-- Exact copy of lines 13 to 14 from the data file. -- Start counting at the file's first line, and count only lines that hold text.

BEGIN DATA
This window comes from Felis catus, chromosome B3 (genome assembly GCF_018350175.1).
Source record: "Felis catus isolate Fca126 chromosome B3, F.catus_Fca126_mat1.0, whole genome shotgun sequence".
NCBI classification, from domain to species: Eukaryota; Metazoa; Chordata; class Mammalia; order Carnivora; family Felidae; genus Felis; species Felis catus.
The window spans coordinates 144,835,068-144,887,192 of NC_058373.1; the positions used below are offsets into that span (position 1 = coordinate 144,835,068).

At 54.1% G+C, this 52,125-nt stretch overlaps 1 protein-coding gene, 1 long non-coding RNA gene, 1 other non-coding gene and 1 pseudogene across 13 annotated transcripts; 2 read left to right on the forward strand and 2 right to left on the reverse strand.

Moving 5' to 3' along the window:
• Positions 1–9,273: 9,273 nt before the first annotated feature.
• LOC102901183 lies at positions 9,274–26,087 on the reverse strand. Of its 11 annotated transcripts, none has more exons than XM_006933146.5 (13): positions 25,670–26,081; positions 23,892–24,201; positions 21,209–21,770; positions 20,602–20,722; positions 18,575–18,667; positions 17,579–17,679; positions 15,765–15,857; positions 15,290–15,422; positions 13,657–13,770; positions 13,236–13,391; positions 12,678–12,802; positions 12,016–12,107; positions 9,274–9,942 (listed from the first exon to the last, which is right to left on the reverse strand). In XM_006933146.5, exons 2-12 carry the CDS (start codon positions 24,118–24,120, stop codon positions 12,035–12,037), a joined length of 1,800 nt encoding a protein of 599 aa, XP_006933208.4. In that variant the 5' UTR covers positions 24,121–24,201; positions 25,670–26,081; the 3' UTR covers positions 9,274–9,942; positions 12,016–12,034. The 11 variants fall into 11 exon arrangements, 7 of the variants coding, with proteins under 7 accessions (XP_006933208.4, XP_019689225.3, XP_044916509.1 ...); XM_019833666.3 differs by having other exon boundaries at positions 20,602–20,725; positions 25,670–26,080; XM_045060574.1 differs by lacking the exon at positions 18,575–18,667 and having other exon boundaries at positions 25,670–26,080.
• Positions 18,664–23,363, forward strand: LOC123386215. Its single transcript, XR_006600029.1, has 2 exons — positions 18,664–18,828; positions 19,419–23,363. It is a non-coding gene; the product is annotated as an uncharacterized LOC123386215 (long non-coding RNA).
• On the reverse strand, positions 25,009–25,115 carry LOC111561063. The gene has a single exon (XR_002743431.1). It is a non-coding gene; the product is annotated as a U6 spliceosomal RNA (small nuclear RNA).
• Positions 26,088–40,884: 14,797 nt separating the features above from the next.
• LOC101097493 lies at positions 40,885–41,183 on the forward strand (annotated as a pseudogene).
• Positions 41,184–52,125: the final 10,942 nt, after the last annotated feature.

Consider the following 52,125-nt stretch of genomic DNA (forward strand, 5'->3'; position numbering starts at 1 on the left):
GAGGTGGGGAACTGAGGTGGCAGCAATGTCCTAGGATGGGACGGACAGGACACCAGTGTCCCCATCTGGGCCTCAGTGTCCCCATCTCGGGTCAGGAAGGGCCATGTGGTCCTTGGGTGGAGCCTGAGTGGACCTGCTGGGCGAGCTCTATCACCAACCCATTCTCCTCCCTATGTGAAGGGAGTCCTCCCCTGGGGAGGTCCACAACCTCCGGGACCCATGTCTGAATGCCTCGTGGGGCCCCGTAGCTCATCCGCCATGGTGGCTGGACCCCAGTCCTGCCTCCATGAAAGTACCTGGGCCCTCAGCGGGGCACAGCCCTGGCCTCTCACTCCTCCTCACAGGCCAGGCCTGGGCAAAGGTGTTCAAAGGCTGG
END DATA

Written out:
• Positions 41,184–52,125: the final 10,942 nt, after the last annotated feature.

Consider the following 52,125-nt stretch of genomic DNA (forward strand, 5'->3'; position numbering starts at 1 on the left):